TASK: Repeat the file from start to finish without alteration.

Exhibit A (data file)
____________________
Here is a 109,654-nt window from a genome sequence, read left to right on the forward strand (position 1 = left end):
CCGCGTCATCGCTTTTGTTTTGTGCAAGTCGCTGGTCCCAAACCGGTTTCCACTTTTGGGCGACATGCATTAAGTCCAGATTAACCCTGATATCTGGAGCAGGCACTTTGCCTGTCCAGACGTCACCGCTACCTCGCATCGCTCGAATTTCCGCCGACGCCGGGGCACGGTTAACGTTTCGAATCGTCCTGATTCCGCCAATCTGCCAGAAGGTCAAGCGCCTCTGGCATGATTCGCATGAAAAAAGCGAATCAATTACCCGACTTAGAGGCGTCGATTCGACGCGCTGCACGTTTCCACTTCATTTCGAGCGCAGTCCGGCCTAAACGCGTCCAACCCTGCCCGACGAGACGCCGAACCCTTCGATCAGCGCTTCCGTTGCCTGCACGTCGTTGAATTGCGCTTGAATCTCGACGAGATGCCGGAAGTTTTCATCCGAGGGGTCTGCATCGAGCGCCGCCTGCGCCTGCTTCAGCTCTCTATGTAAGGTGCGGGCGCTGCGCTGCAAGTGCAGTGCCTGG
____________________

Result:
Here is a 109,654-nt window from a genome sequence, read left to right on the forward strand (position 1 = left end):
CCGCGTCATCGCTTTTGTTTTGTGCAAGTCGCTGGTCCCAAACCGGTTTCCACTTTTGGGCGACATGCATTAAGTCCAGATTAACCCTGATATCTGGAGCAGGCACTTTGCCTGTCCAGACGTCACCGCTACCTCGCATCGCTCGAATTTCCGCCGACGCCGGGGCACGGTTAACGTTTCGAATCGTCCTGATTCCGCCAATCTGCCAGAAGGTCAAGCGCCTCTGGCATGATTCGCATGAAAAAAGCGAATCAATTACCCGACTTAGAGGCGTCGATTCGACGCGCTGCACGTTTCCACTTCATTTCGAGCGCAGTCCGGCCTAAACGCGTCCAACCCTGCCCGACGAGACGCCGAACCCTTCGATCAGCGCTTCCGTTGCCTGCACGTCGTTGAATTGCGCTTGAATCTCGACGAGATGCCGGAAGTTTTCATCCGAGGGGTCTGCATCGAGCGCCGCCTGCGCCTGCTTCAGCTCTCTATGTAAGGTGCGGGCGCTGCGCTGCAAGTGCAGTGCCTGG